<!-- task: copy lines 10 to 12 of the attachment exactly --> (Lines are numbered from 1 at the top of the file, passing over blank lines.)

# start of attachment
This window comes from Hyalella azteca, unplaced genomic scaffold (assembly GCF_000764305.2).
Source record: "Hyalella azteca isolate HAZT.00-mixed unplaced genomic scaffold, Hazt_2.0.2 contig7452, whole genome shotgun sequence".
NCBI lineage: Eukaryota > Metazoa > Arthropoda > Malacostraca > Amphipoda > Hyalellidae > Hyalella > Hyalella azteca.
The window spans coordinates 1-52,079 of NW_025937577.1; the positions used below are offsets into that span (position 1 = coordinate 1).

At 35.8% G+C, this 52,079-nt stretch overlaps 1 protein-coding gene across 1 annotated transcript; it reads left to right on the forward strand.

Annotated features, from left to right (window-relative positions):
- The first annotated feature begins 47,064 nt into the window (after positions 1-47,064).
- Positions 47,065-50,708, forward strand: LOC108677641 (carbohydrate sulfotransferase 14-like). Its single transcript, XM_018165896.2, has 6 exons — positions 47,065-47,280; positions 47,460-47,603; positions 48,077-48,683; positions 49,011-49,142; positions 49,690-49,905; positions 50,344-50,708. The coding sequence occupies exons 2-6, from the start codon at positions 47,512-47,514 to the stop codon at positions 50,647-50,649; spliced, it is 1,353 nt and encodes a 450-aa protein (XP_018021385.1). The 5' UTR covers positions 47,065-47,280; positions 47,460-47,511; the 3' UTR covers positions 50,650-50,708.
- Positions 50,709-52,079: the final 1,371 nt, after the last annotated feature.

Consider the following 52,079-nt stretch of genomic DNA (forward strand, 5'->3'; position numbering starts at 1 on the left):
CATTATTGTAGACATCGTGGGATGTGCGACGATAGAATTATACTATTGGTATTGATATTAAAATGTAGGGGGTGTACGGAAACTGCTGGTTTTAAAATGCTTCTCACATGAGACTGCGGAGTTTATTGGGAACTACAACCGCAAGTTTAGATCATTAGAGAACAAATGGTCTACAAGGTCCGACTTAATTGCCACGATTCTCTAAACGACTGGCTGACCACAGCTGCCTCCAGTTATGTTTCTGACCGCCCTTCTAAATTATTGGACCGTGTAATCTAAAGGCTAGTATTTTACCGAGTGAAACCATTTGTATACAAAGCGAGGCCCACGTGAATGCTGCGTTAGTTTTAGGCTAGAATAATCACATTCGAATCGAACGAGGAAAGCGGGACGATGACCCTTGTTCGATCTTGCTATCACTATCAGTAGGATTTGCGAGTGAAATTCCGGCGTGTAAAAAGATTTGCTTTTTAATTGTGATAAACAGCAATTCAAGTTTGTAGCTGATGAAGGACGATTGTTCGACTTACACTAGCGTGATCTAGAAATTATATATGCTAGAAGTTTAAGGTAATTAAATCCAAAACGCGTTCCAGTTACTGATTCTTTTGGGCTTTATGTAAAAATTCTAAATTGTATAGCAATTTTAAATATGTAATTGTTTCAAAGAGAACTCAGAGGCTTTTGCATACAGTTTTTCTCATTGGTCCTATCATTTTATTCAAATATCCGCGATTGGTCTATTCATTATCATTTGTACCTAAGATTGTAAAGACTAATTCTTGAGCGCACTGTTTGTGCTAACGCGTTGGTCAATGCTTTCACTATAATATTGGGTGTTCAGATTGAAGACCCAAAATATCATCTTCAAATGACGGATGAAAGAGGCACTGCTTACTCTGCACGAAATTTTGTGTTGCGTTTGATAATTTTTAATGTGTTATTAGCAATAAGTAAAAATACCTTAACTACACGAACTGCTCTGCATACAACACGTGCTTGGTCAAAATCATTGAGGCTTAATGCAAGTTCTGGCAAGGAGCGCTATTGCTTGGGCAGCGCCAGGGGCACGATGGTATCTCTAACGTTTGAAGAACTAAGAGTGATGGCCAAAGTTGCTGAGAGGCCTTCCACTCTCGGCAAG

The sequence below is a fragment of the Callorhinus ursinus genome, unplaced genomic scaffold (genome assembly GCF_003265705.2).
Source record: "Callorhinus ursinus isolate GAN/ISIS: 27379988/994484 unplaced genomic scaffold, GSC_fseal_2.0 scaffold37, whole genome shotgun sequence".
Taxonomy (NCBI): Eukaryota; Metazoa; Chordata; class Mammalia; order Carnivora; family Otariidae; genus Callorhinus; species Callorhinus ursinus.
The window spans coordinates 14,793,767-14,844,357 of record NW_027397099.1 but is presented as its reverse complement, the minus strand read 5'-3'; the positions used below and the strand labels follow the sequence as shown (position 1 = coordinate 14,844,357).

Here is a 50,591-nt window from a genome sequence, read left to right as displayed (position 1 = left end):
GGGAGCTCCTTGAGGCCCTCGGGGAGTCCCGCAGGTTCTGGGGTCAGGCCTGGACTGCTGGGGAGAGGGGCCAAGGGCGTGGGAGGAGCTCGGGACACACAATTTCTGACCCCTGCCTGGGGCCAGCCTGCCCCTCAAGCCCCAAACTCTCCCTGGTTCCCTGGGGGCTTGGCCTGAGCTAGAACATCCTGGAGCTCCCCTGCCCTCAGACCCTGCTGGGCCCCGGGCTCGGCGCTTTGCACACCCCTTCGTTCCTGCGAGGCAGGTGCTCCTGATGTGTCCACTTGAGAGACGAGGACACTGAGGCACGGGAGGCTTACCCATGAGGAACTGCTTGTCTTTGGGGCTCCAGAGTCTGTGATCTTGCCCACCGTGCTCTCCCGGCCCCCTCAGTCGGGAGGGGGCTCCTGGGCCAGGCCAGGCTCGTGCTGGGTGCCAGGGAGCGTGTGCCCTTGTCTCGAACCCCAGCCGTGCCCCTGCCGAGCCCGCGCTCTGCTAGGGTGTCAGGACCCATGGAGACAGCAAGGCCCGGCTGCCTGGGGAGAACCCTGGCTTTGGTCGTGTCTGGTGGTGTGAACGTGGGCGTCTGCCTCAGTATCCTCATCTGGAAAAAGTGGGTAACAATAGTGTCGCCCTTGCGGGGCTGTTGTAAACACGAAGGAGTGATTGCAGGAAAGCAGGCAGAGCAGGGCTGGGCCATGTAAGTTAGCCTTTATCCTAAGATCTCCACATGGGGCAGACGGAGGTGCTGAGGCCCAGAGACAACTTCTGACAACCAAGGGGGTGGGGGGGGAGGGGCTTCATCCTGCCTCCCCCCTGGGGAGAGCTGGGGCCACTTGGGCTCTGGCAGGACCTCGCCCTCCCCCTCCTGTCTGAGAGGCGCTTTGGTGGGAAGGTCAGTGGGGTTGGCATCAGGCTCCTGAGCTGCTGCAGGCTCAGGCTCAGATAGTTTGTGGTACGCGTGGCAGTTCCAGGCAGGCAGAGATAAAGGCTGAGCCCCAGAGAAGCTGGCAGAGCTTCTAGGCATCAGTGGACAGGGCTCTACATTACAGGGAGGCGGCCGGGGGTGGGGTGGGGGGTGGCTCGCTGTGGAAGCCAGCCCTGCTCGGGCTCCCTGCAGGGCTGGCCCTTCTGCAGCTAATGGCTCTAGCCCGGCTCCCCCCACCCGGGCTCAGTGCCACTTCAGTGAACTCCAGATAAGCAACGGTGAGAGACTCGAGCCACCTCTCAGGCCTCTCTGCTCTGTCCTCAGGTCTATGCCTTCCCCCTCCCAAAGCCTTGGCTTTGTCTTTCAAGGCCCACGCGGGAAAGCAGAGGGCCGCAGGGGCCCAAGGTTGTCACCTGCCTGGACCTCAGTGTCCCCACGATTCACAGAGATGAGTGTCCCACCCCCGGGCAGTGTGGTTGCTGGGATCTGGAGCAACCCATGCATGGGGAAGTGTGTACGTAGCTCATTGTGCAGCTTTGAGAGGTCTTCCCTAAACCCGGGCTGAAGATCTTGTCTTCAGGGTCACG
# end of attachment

Consider the following 52,079-nt stretch of genomic DNA (forward strand, 5'->3'; position numbering starts at 1 on the left):
CATTATTGTAGACATCGTGGGATGTGCGACGATAGAATTATACTATTGGTATTGATATTAAAATGTAGGGGGTGTACGGAAACTGCTGGTTTTAAAATGCTTCTCACATGAGACTGCGGAGTTTATTGGGAACTACAACCGCAAGTTTAGATCATTAGAGAACAAATGGTCTACAAGGTCCGACTTAATTGCCACGATTCTCTAAACGACTGGCTGACCACAGCTGCCTCCAGTTATGTTTCTGACCGCCCTTCTAAATTATTGGACCGTGTAATCTAAAGGCTAGTATTTTACCGAGTGAAACCATTTGTATACAAAGCGAGGCCCACGTGAATGCTGCGTTAGTTTTAGGCTAGAATAATCACATTCGAATCGAACGAGGAAAGCGGGACGATGACCCTTGTTCGATCTTGCTATCACTATCAGTAGGATTTGCGAGTGAAATTCCGGCGTGTAAAAAGATTTGCTTTTTAATTGTGATAAACAGCAATTCAAGTTTGTAGCTGATGAAGGACGATTGTTCGACTTACACTAGCGTGATCTAGAAATTATATATGCTAGAAGTTTAAGGTAATTAAATCCAAAACGCGTTCCAGTTACTGATTCTTTTGGGCTTTATGTAAAAATTCTAAATTGTATAGCAATTTTAAATATGTAATTGTTTCAAAGAGAACTCAGAGGCTTTTGCATACAGTTTTTCTCATTGGTCCTATCATTTTATTCAAATATCCGCGATTGGTCTATTCATTATCATTTGTACCTAAGATTGTAAAGACTAATTCTTGAGCGCACTGTTTGTGCTAACGCGTTGGTCAATGCTTTCACTATAATATTGGGTGTTCAGATTGAAGACCCAAAATATCATCTTCAAATGACGGATGAAAGAGGCACTGCTTACTCTGCACGAAATTTTGTGTTGCGTTTGATAATTTTTAATGTGTTATTAGCAATAAGTAAAAATACCTTAACTACACGAACTGCTCTGCATACAACACGTGCTTGGTCAAAATCATTGAGGCTTAATGCAAGTTCTGGCAAGGAGCGCTATTGCTTGGGCAGCGCCAGGGGCACGATGGTATCTCTAACGTTTGAAGAACTAAGAGTGATGGCCAAAGTTGCTGAGAGGCCTTCCACTCTCGGCAAG

The sequence below is a fragment of the Callorhinus ursinus genome, unplaced genomic scaffold (genome assembly GCF_003265705.2).